Vested lists zero commissions for trades, but it does charge a $3 upfront fee and 0.00417% for amounts invested in “vests". Interactive brokers charges 0.005 per share for US stocks and ETFs. It charges a minimum of $1 per trade and a maximum of 1% of the trade value. It does not charge anything for specific ETFs, as per its website.
Holding method: The holding method of US brokerages may be different from the practice in India.
In India, the stocks you invest in are held in your own name in a demat account. In the US, on the other hand, they are held by a third-party custodian in the name of the broker.
Settlement: The settlement cycle in the US is T+2 (trade date plus two business days) for the trade to be completed. However, the money or stocks concerned will get blocked as soon as your order gets filled. Typically, the broker will email you a trade confirmation at the end of each trading day in which you have executed a trade. A US brokerage account is typically protected by the Securities Investor Protection Corp. (SPIC) up to $500,000 (of which $250,000 is for cash). Before you invest, check that the broker is a member of SPIC.
Things to watch for
Foreign exchange: Since the investment in foreign stocks is made by converting your rupees to a foreign currency, you do take on the associated risks and rewards. The value of your portfolio will rise and fall according to rupee’s movement against that foreign currency.
Transferring and withdrawing money will attract currency transfer charges and, hence, a buy-and-hold approach is more efficient than frequent trading. For example, Vested lists out a $35 charge for currency transfer levied by the bank. This may be in addition to any bid-ask spread (difference between the bank’s buy and sell rates).
Taxation: Capital gains made through foreign stocks and funds are taxed in the same manner as debt mutual funds in India. Gains within a three-year holding period are treated as short-term and are taxed at your slab rate. Gains after a three-year holding period are treated as long-term and are taxed at 20%, with the benefit of indexation. Dividends are taxed at your slab rate. But if tax is deducted at source, you can claim benefit under the Double Taxation Avoidance Agreement (DTAAs) between India and the deductor country.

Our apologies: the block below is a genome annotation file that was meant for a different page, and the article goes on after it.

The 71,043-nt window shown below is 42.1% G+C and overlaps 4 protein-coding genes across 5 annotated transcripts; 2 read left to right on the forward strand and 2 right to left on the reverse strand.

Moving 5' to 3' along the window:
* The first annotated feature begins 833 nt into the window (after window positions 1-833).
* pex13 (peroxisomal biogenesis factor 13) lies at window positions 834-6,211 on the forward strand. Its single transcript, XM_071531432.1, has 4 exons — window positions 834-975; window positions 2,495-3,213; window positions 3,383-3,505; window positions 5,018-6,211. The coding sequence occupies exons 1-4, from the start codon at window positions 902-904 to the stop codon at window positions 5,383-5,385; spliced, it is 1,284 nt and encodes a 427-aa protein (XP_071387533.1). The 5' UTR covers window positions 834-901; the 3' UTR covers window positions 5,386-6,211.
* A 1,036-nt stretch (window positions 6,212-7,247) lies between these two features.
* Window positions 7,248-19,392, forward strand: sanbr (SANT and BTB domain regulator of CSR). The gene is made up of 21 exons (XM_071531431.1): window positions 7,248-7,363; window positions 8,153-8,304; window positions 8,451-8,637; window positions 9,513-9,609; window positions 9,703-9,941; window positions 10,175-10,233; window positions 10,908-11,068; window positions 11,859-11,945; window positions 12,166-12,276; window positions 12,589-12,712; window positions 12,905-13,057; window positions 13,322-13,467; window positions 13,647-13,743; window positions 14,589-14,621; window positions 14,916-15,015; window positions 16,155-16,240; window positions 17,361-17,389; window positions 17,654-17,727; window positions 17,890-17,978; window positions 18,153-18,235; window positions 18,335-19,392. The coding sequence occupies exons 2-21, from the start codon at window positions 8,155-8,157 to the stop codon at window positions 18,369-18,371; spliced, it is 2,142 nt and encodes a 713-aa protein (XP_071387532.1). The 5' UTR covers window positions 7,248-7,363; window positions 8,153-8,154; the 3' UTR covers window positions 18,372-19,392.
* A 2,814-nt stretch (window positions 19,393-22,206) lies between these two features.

Remember to disclose the value of your foreign assets and income each year in Schedule FA of your income tax return.
Having some part of your portfolio in international stocks is important for diversification. If your portfolio is relatively small, the best route to do that is through a mutual fund registered in India, which invests abroad or a combo mutual fund investing in India and abroad (read more at: bit.ly/2Q5sKsU). Indian mutual funds investing abroad , typically, charge an expense ratio of 0.5-2.5% per annum and you do not need to pay any other commissions or currency conversion fees.
Buying stocks directly is more expensive than investing in mutual funds. Currency conversion and transfer charges will take a 1-2% cut and then you will have to pay brokerage. However, if you have a large investible surplus and are willing to take additional risk, investing in foreign stocks will widen your choices. If you do not want to pick stocks, you can simply pick a US-based ETF like the SPY (S&P 500 ETF).
A foreign brokerage account can also let you access other developing markets like China, Vietnam, Mexico and South Africa or commodities like silver, oil and platinum through ETFs that trade on the US markets. These markets may not be available through India-based mutual funds. Similarly, it can give you access to ETFs tracking debt issued by countries such as the US. The US government’s treasuries are considered among the lowest-risk assets available in the world. With the outlook for India recently downgraded to negative by Moody’s, this is an additional benefit you might want to consider.